- First, if you search for a phrase like “back to school” in Pinterest, and then search for “#BackToSchool,” you’ll get totally different results. Think about how you would naturally search for something. You probably wouldn’t enter a hashtag as a query. If I were promoting this season’s hottest No. 2 pencils, and used “#BacktoSchool” in the pin description, you might never see my awesome pencils.
- Hashtags can also lead your pinner (and ultimately, converter) away from your pin. If I added the hashtag #CoolestPencilsEver to my pin description, all the pinners would need to do is simply click on this hashtag to be led away from my pin. Here, they discover another company’s really cool pencils, and they convert. Your pencils are quickly forgotten. If you are passionate about using hashtags in your pin descriptions, hashtag your company’s name. That way, the pinner can discover more of your offerings, not someone else’s.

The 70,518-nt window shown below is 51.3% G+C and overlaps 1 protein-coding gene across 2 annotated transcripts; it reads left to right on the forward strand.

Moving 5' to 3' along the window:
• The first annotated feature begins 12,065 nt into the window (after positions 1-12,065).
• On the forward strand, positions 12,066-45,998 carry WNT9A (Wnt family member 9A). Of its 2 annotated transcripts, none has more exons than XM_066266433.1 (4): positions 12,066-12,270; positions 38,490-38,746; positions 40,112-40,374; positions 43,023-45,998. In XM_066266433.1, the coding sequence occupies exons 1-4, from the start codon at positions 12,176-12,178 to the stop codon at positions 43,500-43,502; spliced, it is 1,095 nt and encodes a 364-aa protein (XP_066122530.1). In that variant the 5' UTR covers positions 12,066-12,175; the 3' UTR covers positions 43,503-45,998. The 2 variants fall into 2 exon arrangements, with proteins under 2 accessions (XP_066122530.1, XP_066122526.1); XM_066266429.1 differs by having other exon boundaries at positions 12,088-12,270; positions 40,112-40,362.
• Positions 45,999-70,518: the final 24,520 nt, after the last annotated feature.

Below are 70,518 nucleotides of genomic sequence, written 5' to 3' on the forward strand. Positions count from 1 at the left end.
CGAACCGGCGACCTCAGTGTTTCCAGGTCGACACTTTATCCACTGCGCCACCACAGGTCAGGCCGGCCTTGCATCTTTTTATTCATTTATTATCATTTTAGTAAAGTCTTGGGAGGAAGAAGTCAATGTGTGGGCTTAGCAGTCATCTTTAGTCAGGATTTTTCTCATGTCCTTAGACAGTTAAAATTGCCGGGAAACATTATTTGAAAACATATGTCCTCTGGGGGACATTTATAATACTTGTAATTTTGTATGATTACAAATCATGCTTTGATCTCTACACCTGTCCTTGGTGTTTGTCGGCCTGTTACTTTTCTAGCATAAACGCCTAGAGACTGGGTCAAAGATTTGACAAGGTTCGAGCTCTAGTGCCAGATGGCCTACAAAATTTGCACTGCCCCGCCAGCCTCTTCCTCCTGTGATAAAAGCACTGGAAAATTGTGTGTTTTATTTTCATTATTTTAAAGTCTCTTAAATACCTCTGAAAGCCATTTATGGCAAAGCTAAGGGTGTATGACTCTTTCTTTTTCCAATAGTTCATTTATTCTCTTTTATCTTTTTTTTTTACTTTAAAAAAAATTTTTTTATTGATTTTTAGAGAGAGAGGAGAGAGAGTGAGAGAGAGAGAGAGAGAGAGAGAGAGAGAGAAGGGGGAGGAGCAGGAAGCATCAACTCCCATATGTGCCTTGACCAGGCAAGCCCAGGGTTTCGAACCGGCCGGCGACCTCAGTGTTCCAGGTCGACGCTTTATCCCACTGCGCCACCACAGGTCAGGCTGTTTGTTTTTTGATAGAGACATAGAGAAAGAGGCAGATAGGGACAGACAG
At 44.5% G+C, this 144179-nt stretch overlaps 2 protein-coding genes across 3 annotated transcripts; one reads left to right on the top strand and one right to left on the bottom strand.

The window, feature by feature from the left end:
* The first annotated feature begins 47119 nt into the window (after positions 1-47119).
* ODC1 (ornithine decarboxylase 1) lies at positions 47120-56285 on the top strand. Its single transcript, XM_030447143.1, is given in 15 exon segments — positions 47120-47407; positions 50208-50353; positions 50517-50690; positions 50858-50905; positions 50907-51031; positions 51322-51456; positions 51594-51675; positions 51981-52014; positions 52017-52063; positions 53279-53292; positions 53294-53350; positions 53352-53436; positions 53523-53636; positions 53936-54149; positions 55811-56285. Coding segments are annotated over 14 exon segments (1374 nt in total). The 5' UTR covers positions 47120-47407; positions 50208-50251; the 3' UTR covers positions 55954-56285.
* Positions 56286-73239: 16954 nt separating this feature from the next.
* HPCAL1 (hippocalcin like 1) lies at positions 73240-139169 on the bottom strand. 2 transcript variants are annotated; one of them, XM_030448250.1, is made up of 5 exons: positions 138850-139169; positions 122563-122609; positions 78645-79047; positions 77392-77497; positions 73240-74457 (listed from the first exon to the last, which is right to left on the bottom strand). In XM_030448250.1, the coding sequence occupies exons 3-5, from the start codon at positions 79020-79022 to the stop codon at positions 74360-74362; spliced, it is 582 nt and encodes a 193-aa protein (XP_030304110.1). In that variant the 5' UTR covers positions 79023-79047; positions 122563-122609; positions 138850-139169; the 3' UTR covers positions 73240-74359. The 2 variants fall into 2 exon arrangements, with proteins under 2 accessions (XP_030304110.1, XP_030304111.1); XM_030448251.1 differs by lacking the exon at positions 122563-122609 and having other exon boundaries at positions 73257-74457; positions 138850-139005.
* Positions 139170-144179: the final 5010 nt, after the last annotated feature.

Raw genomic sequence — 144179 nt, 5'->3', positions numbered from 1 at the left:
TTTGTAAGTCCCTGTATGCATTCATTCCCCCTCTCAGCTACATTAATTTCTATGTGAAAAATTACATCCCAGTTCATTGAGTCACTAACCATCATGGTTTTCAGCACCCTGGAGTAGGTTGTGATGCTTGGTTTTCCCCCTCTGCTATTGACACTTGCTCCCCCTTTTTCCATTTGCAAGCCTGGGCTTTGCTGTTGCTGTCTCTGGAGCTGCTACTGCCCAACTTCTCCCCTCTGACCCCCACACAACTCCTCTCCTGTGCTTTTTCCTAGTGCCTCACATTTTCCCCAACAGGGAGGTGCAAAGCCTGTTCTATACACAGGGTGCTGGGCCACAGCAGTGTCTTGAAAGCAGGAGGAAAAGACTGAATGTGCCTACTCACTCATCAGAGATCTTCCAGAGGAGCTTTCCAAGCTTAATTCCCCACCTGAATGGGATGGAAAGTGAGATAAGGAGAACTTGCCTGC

- Worse yet, getting too hashtag happy can get your pin disapproved all together. Along with listed prices, specific dates and improper grammatical usages, too many hashtags gives Pinterest the right to reject your pin. #sorrynotsorry.
Frilly Language Fails
Pin titles and descriptions seem like the perfect place for clever content and witty wording. Hey, I like a good alliteration as much as the next person. The trap here is getting so caught up in saying something catchy that you neglect important keywords relevant to your product.
Suppose my company sold backpacks, but not just any backpacks, they’re crazy backpacks engineered by NASA to make your books weightless. I want my audience to know all about what makes these backpacks so rad. I title the pin with the backpack’s name “SpacePack 3000.” In the description, I put “Engineered by NASA scientists, books feel weightless. Available in ‘Nebula Navy’ and ‘Black Hole’ colors.” Creative? Yes. Search-friendly? No. In the process of making my description interesting, I’m hurting my pin’s search potential, because nowhere does my pin simply mention “backpack.”